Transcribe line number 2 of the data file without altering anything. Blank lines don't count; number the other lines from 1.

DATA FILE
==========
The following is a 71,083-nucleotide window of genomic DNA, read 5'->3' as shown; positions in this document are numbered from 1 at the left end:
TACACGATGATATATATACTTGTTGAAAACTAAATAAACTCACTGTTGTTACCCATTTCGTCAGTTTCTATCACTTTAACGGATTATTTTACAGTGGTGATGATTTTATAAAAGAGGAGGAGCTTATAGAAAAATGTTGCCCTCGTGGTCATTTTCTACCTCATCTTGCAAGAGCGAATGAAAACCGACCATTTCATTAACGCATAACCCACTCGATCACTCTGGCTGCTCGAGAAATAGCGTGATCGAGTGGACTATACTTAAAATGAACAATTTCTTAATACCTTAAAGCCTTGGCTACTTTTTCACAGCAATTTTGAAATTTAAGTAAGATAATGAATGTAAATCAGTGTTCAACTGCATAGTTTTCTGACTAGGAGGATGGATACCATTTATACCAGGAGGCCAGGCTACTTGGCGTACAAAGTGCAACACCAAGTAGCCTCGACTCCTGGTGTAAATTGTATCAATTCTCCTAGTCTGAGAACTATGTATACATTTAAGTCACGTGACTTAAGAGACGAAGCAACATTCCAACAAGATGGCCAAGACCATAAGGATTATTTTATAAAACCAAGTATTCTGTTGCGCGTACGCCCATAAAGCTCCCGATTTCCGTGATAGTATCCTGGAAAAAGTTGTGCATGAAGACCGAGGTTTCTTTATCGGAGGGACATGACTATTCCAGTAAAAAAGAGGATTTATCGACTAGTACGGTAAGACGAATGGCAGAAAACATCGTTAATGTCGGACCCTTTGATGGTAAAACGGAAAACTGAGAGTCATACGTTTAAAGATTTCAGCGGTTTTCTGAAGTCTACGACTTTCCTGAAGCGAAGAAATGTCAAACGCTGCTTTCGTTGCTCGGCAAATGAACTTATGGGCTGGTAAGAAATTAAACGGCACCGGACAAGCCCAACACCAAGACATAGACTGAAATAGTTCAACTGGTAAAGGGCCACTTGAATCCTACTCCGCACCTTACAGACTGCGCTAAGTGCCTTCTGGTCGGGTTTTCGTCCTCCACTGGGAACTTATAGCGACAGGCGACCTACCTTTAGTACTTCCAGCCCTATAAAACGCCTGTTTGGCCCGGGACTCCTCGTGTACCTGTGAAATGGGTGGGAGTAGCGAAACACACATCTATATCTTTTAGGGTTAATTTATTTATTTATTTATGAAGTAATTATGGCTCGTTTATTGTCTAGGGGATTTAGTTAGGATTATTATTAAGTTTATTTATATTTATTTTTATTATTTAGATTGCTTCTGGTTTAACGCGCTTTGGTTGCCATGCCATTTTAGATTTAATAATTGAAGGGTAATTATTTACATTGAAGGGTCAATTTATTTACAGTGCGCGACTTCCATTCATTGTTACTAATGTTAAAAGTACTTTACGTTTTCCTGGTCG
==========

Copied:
TACACGATGATATATATACTTGTTGAAAACTAAATAAACTCACTGTTGTTACCCATTTCGTCAGTTTCTATCACTTTAACGGATTATTTTACAGTGGTGATGATTTTATAAAAGAGGAGGAGCTTATAGAAAAATGTTGCCCTCGTGGTCATTTTCTACCTCATCTTGCAAGAGCGAATGAAAACCGACCATTTCATTAACGCATAACCCACTCGATCACTCTGGCTGCTCGAGAAATAGCGTGATCGAGTGGACTATACTTAAAATGAACAATTTCTTAATACCTTAAAGCCTTGGCTACTTTTTCACAGCAATTTTGAAATTTAAGTAAGATAATGAATGTAAATCAGTGTTCAACTGCATAGTTTTCTGACTAGGAGGATGGATACCATTTATACCAGGAGGCCAGGCTACTTGGCGTACAAAGTGCAACACCAAGTAGCCTCGACTCCTGGTGTAAATTGTATCAATTCTCCTAGTCTGAGAACTATGTATACATTTAAGTCACGTGACTTAAGAGACGAAGCAACATTCCAACAAGATGGCCAAGACCATAAGGATTATTTTATAAAACCAAGTATTCTGTTGCGCGTACGCCCATAAAGCTCCCGATTTCCGTGATAGTATCCTGGAAAAAGTTGTGCATGAAGACCGAGGTTTCTTTATCGGAGGGACATGACTATTCCAGTAAAAAAGAGGATTTATCGACTAGTACGGTAAGACGAATGGCAGAAAACATCGTTAATGTCGGACCCTTTGATGGTAAAACGGAAAACTGAGAGTCATACGTTTAAAGATTTCAGCGGTTTTCTGAAGTCTACGACTTTCCTGAAGCGAAGAAATGTCAAACGCTGCTTTCGTTGCTCGGCAAATGAACTTATGGGCTGGTAAGAAATTAAACGGCACCGGACAAGCCCAACACCAAGACATAGACTGAAATAGTTCAACTGGTAAAGGGCCACTTGAATCCTACTCCGCACCTTACAGACTGCGCTAAGTGCCTTCTGGTCGGGTTTTCGTCCTCCACTGGGAACTTATAGCGACAGGCGACCTACCTTTAGTACTTCCAGCCCTATAAAACGCCTGTTTGGCCCGGGACTCCTCGTGTACCTGTGAAATGGGTGGGAGTAGCGAAACACACATCTATATCTTTTAGGGTTAATTTATTTATTTATTTATGAAGTAATTATGGCTCGTTTATTGTCTAGGGGATTTAGTTAGGATTATTATTAAGTTTATTTATATTTATTTTTATTATTTAGATTGCTTCTGGTTTAACGCGCTTTGGTTGCCATGCCATTTTAGATTTAATAATTGAAGGGTAATTATTTACATTGAAGGGTCAATTTATTTACAGTGCGCGACTTCCATTCATTGTTACTAATGTTAAAAGTACTTTACGTTTTCCTGGTCG